Can average US wage earners afford to buy a home in 2018?


Brooklyn-NYC.jpg” rel=”lightbox[178924] noopener noreferrer” class=”external” target=”_blank”>

  • Facebook
  • Twitter
  • Pinterest
  • Tumblr
  • Gmail

Photo: Robert Clark

Americans earning an average weekly wage will be hard pressed to find affordable housing in most of the country’s housing markets.

Falling national inventory levels are pushing national home prices up and, as a result, only about one third of median-priced homes are affordable to those Americans earning the average wage.

That’s according to a report released today by ATTOM Data Solutions, a multi-sourced national property data warehouse.

Median-priced homes were not affordable to average wage earners in 68 percent of housing markets in the first quarter of 2018. And some 41 percent of national housing markets were less affordable than “their historic affordability averages” in the first quarter of 2018, up from 35 percent last year.

Unsurprisingly, many hot West Coast markets topped the list of unaffordable markets for average wage earners. Los Angeles, CA, San Diego, CA, Phoenix, AZ and Orange County, CA were among the markets determined to be unaffordable for average wage earners.

New York City also made the unaffordable list, where the annualized weekly average income is $45,188 but the necessary annual salary to buy a median priced home is over three times higher at a whopping $191,183.

Markets that were still affordable to average wage earners included Chicago, IL, Houston, TX, Detroit, MI, Atlantic City, NJ and Philadelphia, PA.

There is a strong correlation between the job markets and the affordable metros.

“There is such a thing as a market that is too affordable because underlying economic weakness is weakening demand for homes and therefore keeping home prices low,” Daren Blomquist, senior vice president with ATTOM Data Solutions, tells BuzzBuzzNews.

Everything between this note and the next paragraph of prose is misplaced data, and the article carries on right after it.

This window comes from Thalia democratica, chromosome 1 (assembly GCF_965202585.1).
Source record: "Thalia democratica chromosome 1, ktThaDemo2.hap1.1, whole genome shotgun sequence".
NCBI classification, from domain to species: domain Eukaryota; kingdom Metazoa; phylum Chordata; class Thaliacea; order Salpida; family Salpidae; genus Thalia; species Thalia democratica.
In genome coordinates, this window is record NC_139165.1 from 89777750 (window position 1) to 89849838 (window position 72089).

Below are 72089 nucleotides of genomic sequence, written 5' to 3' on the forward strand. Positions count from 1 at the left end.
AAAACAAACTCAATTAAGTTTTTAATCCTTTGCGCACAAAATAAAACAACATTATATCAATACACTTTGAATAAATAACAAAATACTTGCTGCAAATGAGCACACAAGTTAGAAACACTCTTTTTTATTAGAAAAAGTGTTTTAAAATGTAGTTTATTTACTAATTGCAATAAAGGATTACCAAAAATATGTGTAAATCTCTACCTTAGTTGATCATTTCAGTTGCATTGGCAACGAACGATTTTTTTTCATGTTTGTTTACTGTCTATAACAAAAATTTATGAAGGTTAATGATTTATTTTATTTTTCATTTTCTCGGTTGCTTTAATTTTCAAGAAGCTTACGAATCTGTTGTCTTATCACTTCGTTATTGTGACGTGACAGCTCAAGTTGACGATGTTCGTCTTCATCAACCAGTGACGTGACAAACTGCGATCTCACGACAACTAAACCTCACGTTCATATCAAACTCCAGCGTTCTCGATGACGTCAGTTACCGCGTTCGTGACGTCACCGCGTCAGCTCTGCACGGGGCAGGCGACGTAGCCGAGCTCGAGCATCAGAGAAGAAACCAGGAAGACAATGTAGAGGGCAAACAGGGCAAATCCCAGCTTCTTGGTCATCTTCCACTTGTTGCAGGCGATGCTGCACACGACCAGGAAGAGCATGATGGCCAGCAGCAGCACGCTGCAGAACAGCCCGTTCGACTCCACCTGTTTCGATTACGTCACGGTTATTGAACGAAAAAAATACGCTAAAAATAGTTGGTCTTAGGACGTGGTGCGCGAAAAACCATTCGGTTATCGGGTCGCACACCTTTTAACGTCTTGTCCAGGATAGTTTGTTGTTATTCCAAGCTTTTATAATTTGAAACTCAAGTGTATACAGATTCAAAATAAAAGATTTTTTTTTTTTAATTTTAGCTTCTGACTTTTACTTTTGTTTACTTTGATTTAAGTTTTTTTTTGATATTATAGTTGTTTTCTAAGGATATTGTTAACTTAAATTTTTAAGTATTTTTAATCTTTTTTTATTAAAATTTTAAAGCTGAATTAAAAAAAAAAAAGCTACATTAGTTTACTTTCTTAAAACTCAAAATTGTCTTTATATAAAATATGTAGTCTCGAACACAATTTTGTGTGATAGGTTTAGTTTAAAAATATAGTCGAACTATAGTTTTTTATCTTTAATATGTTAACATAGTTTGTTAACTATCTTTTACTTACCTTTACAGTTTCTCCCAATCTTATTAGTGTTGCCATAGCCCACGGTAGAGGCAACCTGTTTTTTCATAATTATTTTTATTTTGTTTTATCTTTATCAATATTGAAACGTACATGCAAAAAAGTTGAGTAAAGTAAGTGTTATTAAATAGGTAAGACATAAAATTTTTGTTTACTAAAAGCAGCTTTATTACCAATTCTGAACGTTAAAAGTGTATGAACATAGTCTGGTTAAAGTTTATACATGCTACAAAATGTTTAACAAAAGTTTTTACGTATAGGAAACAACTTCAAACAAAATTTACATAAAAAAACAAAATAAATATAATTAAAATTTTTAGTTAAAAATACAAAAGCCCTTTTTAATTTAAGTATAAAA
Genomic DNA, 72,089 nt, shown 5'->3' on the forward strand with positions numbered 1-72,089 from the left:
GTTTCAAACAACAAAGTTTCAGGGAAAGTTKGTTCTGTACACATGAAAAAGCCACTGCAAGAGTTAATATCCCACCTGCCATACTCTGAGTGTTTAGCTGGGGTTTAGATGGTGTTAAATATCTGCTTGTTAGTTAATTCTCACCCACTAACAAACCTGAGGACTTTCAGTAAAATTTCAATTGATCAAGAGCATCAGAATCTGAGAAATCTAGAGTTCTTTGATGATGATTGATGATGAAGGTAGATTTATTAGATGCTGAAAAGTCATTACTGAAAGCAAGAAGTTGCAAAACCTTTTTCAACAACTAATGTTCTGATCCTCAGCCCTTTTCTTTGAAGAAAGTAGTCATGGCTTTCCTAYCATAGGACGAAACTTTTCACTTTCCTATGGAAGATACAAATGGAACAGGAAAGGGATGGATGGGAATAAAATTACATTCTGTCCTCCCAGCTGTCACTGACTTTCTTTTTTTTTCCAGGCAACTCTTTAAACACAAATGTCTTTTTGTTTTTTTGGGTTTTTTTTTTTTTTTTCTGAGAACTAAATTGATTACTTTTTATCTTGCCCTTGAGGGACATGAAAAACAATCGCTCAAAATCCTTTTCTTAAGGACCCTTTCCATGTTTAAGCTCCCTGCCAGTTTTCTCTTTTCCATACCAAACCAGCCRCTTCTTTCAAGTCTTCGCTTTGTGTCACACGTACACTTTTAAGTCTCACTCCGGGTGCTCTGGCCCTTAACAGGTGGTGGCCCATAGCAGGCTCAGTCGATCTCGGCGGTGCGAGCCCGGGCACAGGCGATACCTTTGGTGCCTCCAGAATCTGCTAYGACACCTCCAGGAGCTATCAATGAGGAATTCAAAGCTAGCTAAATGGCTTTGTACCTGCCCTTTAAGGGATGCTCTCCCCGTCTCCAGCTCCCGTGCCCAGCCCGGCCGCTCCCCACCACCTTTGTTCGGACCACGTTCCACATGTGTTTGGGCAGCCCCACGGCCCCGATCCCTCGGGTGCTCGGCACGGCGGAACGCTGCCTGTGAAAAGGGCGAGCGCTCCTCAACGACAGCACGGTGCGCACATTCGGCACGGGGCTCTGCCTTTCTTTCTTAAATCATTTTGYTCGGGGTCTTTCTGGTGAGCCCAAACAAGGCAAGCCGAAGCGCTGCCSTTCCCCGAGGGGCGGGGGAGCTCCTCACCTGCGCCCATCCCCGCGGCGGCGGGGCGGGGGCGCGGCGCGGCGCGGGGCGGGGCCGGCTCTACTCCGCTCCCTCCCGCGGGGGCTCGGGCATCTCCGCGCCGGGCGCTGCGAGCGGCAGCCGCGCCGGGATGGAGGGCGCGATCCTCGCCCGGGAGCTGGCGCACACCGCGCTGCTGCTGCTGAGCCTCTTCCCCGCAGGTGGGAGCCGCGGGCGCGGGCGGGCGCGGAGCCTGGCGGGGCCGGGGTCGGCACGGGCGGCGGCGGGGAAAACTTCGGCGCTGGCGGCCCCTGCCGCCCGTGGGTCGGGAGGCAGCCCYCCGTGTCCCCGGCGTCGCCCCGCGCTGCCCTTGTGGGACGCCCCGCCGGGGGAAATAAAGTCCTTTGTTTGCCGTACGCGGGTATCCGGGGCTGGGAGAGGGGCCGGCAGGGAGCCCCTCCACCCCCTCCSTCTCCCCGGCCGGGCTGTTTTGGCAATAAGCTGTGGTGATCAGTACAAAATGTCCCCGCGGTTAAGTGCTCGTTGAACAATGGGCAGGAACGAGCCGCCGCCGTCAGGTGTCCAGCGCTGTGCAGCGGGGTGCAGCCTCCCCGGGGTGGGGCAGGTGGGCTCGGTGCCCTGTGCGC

Blomquist says that Atlantic City and Detroit are good examples of such markets where homes are very affordable for average wage earners but where an above-average unemployment rate and population loss means that there is weak demand for homes.”

What is good to see in a housing market is what Blomquist calls “Goldilocks affordability.”

“Not too hot and not too cold — that indicates a good balance of strong demand and ample supply that will ensure that home sales and prices will continue to grow and a measured, sustainable pace.”

Meantime, the affordability crisis is beginning to spread out of the coastal markets and move in-land as frustrated homebuyers move in search of affordable housing. The migration of homebuyers is now causing home prices to rise above historically normal affordability levels in these markets.

Over 70 percent of all housing markets posted worsening affordability in the first quarter compared to the same time last year. Adding fuel to fire, home price appreciation outpaced average weekly wage growth in 83 percent of housing markets studied in the first quarter of 2018.

“Coastal markets are the epicenter of the US home affordability crisis, but affordability aftershocks are now being felt further inland as housing refugees migrate from the high-cost coastal markets to lower-priced markets in the middle of the country where good jobs are available,” says Blomquist.

Eight of the top 10 counties with the highest median home prices in the first quarter of 2018 also reported strong outward migration or negative population growth — Brooklyn and Manhattan were among those counties.

Yet, San Francisco still reported solid population growth in the first quarter despite being one of the 10 highest priced counties.

In order to determine housing affordability for average wage earners, ATTOM calculated the income needed to make monthly housing payments on a median priced home — including mortgage payments, property taxes and insurance.

ATTOM assumed buyers made a 3 percent downpayment and there was a 28 percent maximum “front-end” debt-to-income ratio. The required income was then compared to annualized average weekly wage data from the Bureau of Labor Statistics.

Click here to read the entire report.

Source link